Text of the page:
You see this scene in the trailer but the clip doesn’t convey the full weight of the words. Tony has said something so offensive to Dr. Shirley that he demands that Tony pulls the car over. Infuriated he gets out of the car in pounding rain. Tony goes after him and Ali’s Dr. Shirley turns and delivers lines that brought tears immediately to my eyes and clenched my heart.
“So f I’m not black enough and if I’m not white enough and if I’m not man enough then what am I!?”
Because my life has been the first two parts of that question, “If I’m not black enough and if I’m not white enough, then what am I?”
I am African-American but I prefer to say, black. I’m a black woman who, as a child moved around a lot, and invariably attended schools that were mostly white. This created a mashup of cultures in my head and in my life. In my home I grew up listening to R&B: Pattie Labelle, Luther Vandross, and Anita Baker to name a few but by the time I was in the 11th grade (and in the predominately white city of Glendale) my taste in music had grown to include what my classmates listened to – Pearl Jam, Morrissey, Alice in Chains, Nirvana, Tool and Nine Inch Nails.
Not only did the music change as I moved around – my voice did too. When I lived in South Carolina I picked up a Southern accent. When we moved to Chatsworth, CA, I picked up a “Valley Girl” accent. My voice is an amalgamation of all the places I’ve lived and people often ask me, “Where is your accent from?” I just say, “Everywhere.”
But the issue with my voice is that I never have sounded “black”. Case in point: one day when I was a teenager a family member called our house and when I answered, they hung up. They called again and when I answered again and found out who it was and they found out who I was they said, “Girl, I hung up because I thought I’d reached a white person’s house.”
And that’s my family.
When I was 16, living in Glendale I would ride the bus over an hour to Los Angeles to go get my hair done by a black hairdresser. Her name was Pattie and she ran the beauty shop with her sister. They called me, “the white girl.” I don’t know when that started but for the years that I went to her to do my hair, that’s what they called me. I can recall one time when Pattie’s sister had failed to give Pattie a message about my appointment saying, “I forgot her name,” Pattie replied, “You could have just said ‘the white girl’ and I would have known who you were talking about.”
I didn’t say anything. Even when they teased me that if I were to just get dropped off in that part of Los Angeles I wouldn’t know what to do; assuming that because I lived in suburbia I had lost all common sense. But I didn’t say anything. I just shrugged and laughed and said, “Yeah, you’re probably right.”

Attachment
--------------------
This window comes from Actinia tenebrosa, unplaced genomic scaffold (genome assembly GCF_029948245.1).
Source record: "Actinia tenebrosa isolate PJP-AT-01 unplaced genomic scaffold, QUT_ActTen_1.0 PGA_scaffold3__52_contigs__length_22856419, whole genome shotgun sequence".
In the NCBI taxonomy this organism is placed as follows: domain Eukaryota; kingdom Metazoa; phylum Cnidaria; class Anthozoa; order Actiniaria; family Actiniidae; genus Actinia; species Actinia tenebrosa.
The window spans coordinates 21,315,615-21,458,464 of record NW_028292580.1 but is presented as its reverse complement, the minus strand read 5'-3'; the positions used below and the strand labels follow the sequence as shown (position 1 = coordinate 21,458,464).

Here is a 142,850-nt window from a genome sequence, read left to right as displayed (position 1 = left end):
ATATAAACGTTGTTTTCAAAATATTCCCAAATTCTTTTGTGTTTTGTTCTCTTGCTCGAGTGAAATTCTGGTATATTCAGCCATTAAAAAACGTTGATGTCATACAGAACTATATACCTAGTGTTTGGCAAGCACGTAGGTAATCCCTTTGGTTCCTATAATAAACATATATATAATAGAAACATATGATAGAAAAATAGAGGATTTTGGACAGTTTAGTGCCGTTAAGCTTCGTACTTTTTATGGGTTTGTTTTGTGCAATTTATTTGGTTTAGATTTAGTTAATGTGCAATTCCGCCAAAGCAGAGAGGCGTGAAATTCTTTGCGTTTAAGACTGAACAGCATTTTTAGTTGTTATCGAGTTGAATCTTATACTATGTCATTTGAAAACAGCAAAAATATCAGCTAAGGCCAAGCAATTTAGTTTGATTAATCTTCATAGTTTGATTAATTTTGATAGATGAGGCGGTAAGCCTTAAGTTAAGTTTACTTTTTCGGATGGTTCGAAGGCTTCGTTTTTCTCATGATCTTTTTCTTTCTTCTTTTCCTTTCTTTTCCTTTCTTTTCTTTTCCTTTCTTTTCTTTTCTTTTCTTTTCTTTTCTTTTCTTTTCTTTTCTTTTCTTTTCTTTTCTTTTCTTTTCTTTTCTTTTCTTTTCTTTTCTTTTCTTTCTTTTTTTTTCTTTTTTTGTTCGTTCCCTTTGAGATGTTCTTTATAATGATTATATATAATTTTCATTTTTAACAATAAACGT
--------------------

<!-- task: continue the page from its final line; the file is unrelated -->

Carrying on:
I never let on how deeply that bothered me. I guess I figured there was little point.
In my early twenties, I was on a bus in San Francisco. I was seated at the front of the bus when a handful of black teenagers boarded the bus and headed to the back. I felt them looking at me and I heard one them say with venom in her voice, “she must be white.”
I wore my hair shorter then and natural, which is extremely curly. Black people immediately think I’m mixed when they see my hair. Can you imagine what a mind-f$@k it is to be of a deep chocolate completion and hear another black person say that you must be white? It’s unreal.
It’s a painful reality. I am grateful to Issa Rae for making Insecure because she was the first person I heard talk about her experience of growing up black in predominantly white neighborhoods. It was a relief in a small way.
But it doesn’t speak to the dilemma as powerfully as that line in Green Book laid it out.
For so long I have felt that I lived in two worlds – one black and one white. But I am not fully at home in either.
I love the South. Both sides of my family are from South Carolina and when I return to that land I feel at home. My soul feels at peace. But that is the land; being around my family in the South, there is a distinct feeling that I am different. It’s not spoken. Well, at least not by anyone other than my outspoken uncle but when he does it – it’s in love, like him hollering, “Damn! Even when you talk slang you sound proper!”
I am different from my family. There’s no question.
But then I went to visit my partner’s family and it got even more complicated.
My partner comes from a lovely, large, and very traditional family. And they happen to be white.
What was so strange for me in being with his family was the feeling of total ease, like I was one of the fold. But clearly, CLEARLY I’m not.
Green Book tied up the loose ends in a bow of hopefulness and you leave the theatre with a warm glow in your heart.
But my life is not like that.
Some things just can’t be wrapped up so neatly.
This will be a question that will probably live with me for as long as I live – If I’m not black enough and if I’m not white enough, then what am I?
© 2018 Tamara Jefferies.